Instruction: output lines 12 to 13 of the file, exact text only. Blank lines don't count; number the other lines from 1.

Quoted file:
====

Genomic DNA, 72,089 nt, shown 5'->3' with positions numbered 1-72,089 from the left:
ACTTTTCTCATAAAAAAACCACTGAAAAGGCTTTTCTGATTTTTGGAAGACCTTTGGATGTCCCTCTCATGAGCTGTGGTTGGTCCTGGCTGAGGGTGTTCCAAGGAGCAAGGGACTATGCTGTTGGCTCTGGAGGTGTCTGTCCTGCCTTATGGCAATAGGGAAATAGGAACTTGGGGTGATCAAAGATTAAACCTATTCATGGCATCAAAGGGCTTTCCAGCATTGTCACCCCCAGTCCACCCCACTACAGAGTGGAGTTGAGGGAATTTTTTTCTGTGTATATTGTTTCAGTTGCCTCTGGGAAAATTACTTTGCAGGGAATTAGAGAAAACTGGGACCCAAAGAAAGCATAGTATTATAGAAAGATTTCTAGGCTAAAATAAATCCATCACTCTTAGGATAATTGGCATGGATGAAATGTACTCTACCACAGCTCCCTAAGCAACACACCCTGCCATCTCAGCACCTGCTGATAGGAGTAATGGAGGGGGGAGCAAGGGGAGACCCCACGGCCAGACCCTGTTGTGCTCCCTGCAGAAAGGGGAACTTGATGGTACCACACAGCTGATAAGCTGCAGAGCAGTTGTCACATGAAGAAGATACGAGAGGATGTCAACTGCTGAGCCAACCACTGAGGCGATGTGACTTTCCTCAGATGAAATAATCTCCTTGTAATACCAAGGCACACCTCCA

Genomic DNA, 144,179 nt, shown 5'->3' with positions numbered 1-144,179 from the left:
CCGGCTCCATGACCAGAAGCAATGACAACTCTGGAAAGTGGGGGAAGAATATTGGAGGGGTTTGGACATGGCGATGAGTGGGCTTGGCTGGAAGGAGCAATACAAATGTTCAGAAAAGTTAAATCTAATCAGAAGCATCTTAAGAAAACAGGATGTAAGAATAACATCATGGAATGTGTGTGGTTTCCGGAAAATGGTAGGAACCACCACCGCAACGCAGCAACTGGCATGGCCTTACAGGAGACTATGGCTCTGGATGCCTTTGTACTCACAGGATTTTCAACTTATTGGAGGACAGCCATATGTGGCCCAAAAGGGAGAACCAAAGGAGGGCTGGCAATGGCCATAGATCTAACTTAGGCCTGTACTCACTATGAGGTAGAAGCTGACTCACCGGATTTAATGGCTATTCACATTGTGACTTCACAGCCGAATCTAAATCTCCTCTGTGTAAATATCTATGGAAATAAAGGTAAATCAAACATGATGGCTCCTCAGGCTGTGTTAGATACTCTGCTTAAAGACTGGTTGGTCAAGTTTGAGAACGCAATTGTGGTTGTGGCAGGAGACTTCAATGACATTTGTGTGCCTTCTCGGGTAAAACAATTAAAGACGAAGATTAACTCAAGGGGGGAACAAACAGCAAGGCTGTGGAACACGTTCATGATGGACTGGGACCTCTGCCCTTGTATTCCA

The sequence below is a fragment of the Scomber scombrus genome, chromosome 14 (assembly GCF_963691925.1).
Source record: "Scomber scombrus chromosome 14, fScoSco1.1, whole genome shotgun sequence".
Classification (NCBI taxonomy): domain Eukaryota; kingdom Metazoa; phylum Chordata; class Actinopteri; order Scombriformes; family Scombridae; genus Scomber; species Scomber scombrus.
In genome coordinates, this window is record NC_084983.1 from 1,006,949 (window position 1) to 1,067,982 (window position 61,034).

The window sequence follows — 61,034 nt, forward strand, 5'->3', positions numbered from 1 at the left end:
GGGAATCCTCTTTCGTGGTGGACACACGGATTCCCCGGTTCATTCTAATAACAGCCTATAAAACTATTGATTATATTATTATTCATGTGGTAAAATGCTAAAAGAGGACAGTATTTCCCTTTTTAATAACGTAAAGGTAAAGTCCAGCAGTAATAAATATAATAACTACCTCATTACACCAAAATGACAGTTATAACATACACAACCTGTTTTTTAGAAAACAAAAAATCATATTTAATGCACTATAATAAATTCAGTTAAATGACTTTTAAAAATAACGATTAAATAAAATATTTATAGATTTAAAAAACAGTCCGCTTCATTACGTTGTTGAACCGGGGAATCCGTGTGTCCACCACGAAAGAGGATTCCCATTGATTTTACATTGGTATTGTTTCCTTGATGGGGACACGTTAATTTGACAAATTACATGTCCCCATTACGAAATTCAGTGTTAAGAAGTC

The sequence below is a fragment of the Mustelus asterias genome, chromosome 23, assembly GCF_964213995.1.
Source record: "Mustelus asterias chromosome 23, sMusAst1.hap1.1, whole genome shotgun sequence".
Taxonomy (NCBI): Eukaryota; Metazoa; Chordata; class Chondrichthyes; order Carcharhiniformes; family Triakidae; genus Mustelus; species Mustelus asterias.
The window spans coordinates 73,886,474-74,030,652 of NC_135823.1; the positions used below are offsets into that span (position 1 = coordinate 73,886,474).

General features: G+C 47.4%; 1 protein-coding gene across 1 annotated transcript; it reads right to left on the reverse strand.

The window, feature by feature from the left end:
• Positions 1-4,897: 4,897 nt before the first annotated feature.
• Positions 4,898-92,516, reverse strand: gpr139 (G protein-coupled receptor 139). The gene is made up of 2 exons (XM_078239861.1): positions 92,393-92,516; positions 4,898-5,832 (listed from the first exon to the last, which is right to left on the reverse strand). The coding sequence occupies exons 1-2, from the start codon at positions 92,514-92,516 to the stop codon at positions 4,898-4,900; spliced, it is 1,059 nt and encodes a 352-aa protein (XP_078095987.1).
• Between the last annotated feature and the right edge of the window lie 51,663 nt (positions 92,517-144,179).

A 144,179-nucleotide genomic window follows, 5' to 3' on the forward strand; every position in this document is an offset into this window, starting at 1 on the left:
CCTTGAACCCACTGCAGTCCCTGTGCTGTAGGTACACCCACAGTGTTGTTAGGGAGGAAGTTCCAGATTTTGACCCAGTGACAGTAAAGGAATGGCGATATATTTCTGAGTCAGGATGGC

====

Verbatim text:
Source record: "Mustelus asterias chromosome 23, sMusAst1.hap1.1, whole genome shotgun sequence".
Taxonomy (NCBI): Eukaryota; Metazoa; Chordata; class Chondrichthyes; order Carcharhiniformes; family Triakidae; genus Mustelus; species Mustelus asterias.